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ENGLISH 4AN3 19TH CENTURY ADAPTATIONS

Academic Year: Fall/Winter 2014/2015

Term: 1

Day/Evening: D

Instructor: Dr. Grace Kehler

Email: kehlerg@mcmaster.ca

Office: Chester New Hall 208

Phone: 905-525-9140 x 23723

Website:

Office Hours: TBA



Course Objectives:

The contemporary culture industry cannot seem to get its fill of nineteenth-century Britain. Its novels, short stories, writers, and innovators figure saliently in all manner of twentieth and twenty-first century media: fiction, film, television shows, and graphic novels. Truly (to rephrase Foucault), we are other Romantics and Victorians. This course inquires into the ideological, political, and aesthetic motivations that inform recent adaptations of the British nineteenth-century. To what uses has it been put, and why?

In particular, this course highlights the nineteenth-century will to knowledge that fuelled all manner of investigations and pronouncements: from journalism to activist writing, psychiatric case studies, and detective fiction. The assigned readings largely derive from the Victorian era. Students will develop individual projects that link recent with period texts.


Textbooks, Materials & Fees:

REQUIRED TEXTS

Online Texts (web addresses listed in the Schedule, below.)

Collins, Wilkie. The Woman in White. (any edition, new or secondhand; readily available text)

**Marsh, Richard. The Beetle OR Doyle, Arthur Conan. Sherlock Holmes stories

 


Method of Assessment:

ASSIGNMENTS

In-Class Presentation & Write-up                       20%                                                  One per student

Take-Home Exam                                              20%                                                       Details TBA

Term Paper (2500 words)                                   40%                                    Due 01.12.2014 in Class

In-Class Participation                                         20%                                                              Weekly

GUIDELINES AND EXPECTATIONS

èThis course relies on student dialogue. Please arrive on-time for class and come well-prepared to offer comments and questions about the assigned texts. The participation grade is cumulative, reflecting each week’s conversations. It can be difficult to leap into conversations (especially if you are a quiet person), so each student is expected to bring in a written sheet with analysis of one aspect of that week’s texts. These will not be marked as formal documents (though I will collect them in case I need them to jog my memory). Instead, the notes are to aid each of you in coming into conversation. Should you require alternate arrangements, ensure that you meet with me to discuss your situation within the first week or two of class.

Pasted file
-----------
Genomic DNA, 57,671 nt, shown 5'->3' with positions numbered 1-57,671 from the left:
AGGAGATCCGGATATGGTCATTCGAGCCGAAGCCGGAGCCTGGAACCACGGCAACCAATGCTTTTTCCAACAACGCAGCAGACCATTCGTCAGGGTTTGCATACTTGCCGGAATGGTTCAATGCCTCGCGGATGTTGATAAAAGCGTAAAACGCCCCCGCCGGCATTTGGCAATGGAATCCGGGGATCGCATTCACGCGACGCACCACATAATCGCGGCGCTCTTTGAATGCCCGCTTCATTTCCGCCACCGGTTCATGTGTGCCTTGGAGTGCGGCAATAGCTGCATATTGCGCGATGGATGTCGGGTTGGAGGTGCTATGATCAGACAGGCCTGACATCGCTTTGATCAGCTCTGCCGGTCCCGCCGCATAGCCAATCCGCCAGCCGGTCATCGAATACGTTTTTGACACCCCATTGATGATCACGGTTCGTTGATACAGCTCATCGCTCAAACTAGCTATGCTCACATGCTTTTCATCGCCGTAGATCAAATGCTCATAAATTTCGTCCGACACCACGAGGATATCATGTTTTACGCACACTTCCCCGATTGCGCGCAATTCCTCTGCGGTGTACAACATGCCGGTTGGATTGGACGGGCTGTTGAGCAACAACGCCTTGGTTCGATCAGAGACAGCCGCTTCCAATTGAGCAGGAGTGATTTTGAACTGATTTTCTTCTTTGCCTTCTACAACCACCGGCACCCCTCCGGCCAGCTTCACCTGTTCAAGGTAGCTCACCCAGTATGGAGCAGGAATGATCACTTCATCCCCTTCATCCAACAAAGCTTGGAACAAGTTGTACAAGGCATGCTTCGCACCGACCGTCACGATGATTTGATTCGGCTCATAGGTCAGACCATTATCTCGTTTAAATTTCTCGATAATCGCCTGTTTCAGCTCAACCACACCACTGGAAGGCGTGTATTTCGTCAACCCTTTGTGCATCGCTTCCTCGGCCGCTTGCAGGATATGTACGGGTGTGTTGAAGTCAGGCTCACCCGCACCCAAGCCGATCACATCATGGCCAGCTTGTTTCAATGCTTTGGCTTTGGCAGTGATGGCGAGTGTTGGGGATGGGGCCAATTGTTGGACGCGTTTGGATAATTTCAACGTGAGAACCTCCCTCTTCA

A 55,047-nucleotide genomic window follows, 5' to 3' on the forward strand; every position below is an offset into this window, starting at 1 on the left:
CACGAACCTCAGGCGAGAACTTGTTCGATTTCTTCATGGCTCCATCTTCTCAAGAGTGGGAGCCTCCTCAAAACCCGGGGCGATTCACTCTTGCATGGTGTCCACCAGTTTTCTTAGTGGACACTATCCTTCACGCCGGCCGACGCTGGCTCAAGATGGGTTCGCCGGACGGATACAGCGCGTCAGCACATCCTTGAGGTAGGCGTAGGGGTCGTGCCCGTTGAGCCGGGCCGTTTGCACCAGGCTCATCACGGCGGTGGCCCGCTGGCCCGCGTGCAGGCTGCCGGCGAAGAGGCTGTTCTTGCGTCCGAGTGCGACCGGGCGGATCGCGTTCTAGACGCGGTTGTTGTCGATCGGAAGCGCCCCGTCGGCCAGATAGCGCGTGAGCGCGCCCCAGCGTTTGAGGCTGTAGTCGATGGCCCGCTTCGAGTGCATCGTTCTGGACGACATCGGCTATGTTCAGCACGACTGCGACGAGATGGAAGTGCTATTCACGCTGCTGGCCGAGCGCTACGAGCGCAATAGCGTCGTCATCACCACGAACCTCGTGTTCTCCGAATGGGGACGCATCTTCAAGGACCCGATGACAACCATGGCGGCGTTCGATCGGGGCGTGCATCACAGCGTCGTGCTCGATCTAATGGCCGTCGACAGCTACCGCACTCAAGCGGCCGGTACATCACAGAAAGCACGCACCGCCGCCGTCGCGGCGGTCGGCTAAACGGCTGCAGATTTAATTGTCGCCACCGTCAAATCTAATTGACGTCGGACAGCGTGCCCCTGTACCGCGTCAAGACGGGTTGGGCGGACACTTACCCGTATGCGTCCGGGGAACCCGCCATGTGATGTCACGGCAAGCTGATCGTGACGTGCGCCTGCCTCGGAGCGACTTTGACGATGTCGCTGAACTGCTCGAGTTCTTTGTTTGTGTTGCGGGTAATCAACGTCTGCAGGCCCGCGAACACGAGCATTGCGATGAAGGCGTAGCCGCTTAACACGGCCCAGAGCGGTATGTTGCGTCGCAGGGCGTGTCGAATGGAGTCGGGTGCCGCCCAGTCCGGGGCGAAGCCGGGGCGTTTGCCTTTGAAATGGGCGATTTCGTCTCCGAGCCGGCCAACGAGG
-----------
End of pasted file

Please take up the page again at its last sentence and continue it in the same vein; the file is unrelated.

èPlease keep all cellphones packed away and turned off during the class and use computers only for referencing course texts or for taking notes related to the course. We have only one term in which to develop vibrant conversations—the point of a seminar!

è Your term paper and take-home exam should be properly formatted in MLA style.

èThe in-class presentation should be 10-15 minutes in length. In it, you will develop a reading of one of the issues raised by an assigned primary text and then begin articulating your analysis of the issue in terms of contemporary culture. Whatever research you undertake must involve scholarly books and articles. You will be required to hand in the notes you use for your presentation, along with a list of works cited.

èThe term essay is due on the 1st of December 2014 in class. The essay should give evidence of your knowledge of one of the course topics/texts and of your ability to construct an argument about more recent investigations into the topic. Consult with me about the contemporary texts you wish to analyze and, if you use secondary materials, draw on peer-reviewed, scholarly books and articles. Please keep a copy of all the work you submit. Theft and loss, though extremely rare, do occur, so remember to protect yourself. Do not leave work under my door. The late penalty for essays is 2% per day, including each day of the weekend.


Policy on Missed Work, Extensions, and Late Penalties:

McMaster Student Absence Form (MSAF)